An email dropped into my inbox that made me reconsider a few things. It came from the Parmarth Niketan ashram in Rishikesh.
Just a little while ago we were thinking and reading about resolutions. Now we’re reading about how/if we’ve been able to implement those (alas, or not).
And then this, from Swami Chidanand Saraswati:
At this beautiful time of the New Year, it is the time when most people pray that the New Year will be easier, better, more successful than the year which has passed. However, at this time when we pray and make our own resolutions, it is so important to remember the ultimately the purpose of our lives is not just to have things be as easy as possible, nor to be as successful and/or prosperous as possible. The point of our lives is to realize our own true divine nature, to awaken and unfold into the divinity of ourselves. In many cases, that process requires both inner struggle as well as patience. […]
So frequently, people come to me and say, “Oh, why has God given me so much strife? Why has He put so many obstacles in my path? Why is He punishing me? Please remove these obstacles from my path.” We must realize that challenges and hurdles are not punishments. Yes, the law of karma plays a large role in what we receive in this lifetime, but even things which may seem like “bad” karma, are actually opportunities for growth. Through pushing and struggling our wings become fuller and we become able to soar.
It’s of course true that challenges make us grow. But how about bad things happening in our lives when we’re trying to live the best life possible, the most truthful life, be the best person we can be? That’s just not fair, right?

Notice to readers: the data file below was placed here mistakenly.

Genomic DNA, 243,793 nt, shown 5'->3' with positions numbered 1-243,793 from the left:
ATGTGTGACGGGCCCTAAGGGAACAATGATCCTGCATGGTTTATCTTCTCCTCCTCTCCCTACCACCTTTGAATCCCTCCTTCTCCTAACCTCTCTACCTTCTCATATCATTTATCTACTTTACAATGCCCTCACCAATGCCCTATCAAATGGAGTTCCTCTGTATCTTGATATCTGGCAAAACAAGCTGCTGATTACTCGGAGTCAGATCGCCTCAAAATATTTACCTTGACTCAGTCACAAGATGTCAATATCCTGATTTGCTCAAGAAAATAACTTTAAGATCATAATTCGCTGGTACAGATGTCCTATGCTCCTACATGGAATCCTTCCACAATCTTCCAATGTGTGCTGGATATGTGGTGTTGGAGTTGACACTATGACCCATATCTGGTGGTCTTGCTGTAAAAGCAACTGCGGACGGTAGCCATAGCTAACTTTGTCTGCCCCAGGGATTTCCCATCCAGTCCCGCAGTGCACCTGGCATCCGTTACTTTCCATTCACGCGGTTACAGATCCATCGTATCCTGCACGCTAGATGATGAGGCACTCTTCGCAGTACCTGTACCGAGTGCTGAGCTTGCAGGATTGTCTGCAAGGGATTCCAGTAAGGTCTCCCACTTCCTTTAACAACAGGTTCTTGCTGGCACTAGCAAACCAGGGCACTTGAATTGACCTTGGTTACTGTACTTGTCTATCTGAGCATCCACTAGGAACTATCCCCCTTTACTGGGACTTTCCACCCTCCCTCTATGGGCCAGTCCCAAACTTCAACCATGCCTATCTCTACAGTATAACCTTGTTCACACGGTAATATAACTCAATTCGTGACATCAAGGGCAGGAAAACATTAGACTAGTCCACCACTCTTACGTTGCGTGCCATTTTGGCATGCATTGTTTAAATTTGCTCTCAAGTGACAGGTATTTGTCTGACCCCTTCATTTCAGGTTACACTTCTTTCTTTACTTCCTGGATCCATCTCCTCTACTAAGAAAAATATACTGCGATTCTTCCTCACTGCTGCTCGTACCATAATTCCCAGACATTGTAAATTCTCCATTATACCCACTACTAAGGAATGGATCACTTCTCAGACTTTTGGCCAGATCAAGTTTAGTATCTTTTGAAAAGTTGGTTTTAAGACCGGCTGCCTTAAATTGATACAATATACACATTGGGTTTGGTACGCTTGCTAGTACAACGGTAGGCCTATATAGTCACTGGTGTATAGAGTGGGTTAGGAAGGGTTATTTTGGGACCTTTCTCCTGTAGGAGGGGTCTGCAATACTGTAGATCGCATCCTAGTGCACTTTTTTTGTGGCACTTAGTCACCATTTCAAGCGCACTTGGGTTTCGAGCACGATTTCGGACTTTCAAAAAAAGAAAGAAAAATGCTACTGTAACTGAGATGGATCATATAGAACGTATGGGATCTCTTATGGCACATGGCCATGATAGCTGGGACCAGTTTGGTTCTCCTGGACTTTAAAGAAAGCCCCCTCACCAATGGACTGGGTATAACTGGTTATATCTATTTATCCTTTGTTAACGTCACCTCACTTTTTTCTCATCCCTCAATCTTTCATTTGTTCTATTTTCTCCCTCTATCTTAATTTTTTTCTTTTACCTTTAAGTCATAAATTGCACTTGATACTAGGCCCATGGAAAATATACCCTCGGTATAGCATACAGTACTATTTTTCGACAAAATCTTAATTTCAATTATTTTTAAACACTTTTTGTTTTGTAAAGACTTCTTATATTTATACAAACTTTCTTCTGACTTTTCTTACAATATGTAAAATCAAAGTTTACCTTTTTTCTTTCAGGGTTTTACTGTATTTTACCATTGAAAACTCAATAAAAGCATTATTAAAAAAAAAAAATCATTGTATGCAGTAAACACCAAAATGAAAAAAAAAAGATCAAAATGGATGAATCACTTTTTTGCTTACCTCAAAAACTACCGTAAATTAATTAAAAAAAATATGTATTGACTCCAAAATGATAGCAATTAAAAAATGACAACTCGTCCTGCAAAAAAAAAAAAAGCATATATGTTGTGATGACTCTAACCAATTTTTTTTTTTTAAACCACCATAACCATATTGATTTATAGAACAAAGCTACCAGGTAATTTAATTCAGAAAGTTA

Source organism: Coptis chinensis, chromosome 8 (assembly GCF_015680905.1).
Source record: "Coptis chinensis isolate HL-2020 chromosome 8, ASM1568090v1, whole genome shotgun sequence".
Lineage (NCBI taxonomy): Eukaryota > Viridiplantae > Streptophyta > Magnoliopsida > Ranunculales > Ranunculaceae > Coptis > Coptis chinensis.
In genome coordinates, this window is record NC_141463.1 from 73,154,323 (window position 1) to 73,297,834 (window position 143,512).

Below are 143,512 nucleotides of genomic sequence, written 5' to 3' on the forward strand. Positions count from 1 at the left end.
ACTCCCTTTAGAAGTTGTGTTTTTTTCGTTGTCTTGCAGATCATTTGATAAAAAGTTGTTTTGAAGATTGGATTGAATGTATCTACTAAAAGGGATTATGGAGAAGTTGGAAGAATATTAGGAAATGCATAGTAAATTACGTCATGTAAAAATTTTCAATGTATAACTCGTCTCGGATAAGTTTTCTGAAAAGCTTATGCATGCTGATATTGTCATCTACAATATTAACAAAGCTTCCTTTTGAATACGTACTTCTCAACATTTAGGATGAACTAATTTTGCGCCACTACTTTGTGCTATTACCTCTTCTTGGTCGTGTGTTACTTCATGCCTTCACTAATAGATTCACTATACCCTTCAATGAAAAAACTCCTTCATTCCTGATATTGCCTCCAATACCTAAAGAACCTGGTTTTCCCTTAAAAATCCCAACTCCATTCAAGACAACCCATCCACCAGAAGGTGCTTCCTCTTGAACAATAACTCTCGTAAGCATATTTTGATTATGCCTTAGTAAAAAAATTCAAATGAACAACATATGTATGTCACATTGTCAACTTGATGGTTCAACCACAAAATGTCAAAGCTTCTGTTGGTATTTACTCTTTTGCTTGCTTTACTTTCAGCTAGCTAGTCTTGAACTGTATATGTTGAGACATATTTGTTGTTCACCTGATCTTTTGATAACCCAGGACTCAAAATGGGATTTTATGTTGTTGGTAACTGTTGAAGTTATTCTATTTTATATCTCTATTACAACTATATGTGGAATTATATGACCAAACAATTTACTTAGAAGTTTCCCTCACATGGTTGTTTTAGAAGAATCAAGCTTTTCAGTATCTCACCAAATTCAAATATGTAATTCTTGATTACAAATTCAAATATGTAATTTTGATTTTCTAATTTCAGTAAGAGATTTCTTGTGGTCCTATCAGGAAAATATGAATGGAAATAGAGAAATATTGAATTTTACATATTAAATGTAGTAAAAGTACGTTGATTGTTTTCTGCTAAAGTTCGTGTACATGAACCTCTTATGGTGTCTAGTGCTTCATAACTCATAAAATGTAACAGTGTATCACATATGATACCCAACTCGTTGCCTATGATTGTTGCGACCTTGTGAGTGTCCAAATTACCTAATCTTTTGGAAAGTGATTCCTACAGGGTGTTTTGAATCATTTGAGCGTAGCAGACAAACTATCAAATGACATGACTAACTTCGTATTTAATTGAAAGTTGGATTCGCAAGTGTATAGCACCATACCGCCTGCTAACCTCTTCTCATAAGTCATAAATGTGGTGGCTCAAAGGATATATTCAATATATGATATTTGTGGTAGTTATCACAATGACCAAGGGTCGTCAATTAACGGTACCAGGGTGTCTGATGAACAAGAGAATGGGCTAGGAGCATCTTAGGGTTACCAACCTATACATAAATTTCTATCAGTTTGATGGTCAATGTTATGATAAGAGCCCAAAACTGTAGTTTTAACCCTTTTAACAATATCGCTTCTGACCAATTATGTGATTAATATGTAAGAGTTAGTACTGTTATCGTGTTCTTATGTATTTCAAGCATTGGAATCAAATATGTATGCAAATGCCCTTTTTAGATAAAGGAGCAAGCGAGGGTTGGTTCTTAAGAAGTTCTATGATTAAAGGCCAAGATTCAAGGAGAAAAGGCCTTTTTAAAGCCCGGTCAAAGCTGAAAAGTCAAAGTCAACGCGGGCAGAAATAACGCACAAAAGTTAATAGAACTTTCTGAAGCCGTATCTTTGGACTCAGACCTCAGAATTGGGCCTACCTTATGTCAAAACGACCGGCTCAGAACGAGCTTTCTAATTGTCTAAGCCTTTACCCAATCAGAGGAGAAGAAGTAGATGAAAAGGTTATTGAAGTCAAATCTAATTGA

Whenever I realise that my thoughts gravitate towards this vicious cycle of thinking, I try to remember the words of Swami Sivananda (of course he’s been asked about that!): He says – I paraphrase – that ‘good’ and ‘bad’ are not terms of the Divine. These are labels we humans attach to things, situations, behaviour and, of course, people. All needs to exist in this world, and if there was no bad, there wouldn’t be any good either. The two are just different.
I find this a hard pill to swallow. A few days later, this thoughtful email arrived from yoga and qigong teacher Mimi Kuo-Deemer:
At last, the wild, capricious and unpredictable Year of the Horse is ready to reign in and step into the stable. For some, this past horse year was fantastic – fast-paced, full of freedom and charged with adventure. For most, though, the horse year meant lots going on and a rough ride in the saddle (or many falls out of it!). Fortunately, the chaos of the horse year is ending soon. This coming year we can dismount and take a rest with the quieter and more gentle sheep. Caring, sensitive, romantic and creative, the sheep (also the goat, or ram — it’s the same character in Chinese, yang 羊) brings time to heal through its kind and harmonious nature. Though the official first date of the Chinese New Year isn’t until February 19, the year of the sheep starts soon — February 4 (the sooner the better!). Though shy and a bit insecure, the sheep is also known for its determination; it only walks straight, and never careens side to side or moves backwards. Its determination, however, can also be a setback: shortsightedness can make a sheep feel discouraged and down. Remember to keep your chin up this year and let any tendencies toward pessimism be softened with good company, an easy breath and an open mind.
So if you’ve been struggling with the challenges the ‘capricious Year of the Horse‘ has been throwing in your way, don’t despair, the Year of the Sheep starts soon: Let’s count the days until 4 February – and let’s also not forget that challenges have been, and will be there. Always.
What is your way of dealing with challenges? Can you share any tips?